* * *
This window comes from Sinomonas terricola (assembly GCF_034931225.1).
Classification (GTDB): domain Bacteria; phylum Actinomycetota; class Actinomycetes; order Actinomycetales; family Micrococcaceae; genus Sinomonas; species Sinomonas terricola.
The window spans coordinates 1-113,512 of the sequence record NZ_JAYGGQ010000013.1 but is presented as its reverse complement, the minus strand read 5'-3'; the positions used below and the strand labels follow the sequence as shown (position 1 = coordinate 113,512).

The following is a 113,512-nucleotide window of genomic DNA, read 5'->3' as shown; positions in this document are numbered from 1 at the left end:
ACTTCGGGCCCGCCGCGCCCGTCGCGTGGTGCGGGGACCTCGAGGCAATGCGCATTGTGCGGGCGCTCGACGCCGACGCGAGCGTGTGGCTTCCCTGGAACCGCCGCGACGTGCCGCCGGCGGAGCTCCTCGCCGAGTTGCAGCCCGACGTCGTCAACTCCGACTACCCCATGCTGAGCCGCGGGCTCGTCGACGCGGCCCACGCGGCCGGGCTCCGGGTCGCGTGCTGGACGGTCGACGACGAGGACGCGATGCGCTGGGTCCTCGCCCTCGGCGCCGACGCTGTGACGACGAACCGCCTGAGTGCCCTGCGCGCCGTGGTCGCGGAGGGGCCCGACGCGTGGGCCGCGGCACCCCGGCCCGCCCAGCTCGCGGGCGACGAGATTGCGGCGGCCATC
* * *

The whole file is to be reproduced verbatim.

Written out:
This window comes from Sinomonas terricola (assembly GCF_034931225.1).
Classification (GTDB): domain Bacteria; phylum Actinomycetota; class Actinomycetes; order Actinomycetales; family Micrococcaceae; genus Sinomonas; species Sinomonas terricola.
The window spans coordinates 1-113,512 of the sequence record NZ_JAYGGQ010000013.1 but is presented as its reverse complement, the minus strand read 5'-3'; the positions used below and the strand labels follow the sequence as shown (position 1 = coordinate 113,512).

The following is a 113,512-nucleotide window of genomic DNA, read 5'->3' as shown; positions in this document are numbered from 1 at the left end:
ACTTCGGGCCCGCCGCGCCCGTCGCGTGGTGCGGGGACCTCGAGGCAATGCGCATTGTGCGGGCGCTCGACGCCGACGCGAGCGTGTGGCTTCCCTGGAACCGCCGCGACGTGCCGCCGGCGGAGCTCCTCGCCGAGTTGCAGCCCGACGTCGTCAACTCCGACTACCCCATGCTGAGCCGCGGGCTCGTCGACGCGGCCCACGCGGCCGGGCTCCGGGTCGCGTGCTGGACGGTCGACGACGAGGACGCGATGCGCTGGGTCCTCGCCCTCGGCGCCGACGCTGTGACGACGAACCGCCTGAGTGCCCTGCGCGCCGTGGTCGCGGAGGGGCCCGACGCGTGGGCCGCGGCACCCCGGCCCGCCCAGCTCGCGGGCGACGAGATTGCGGCGGCCATC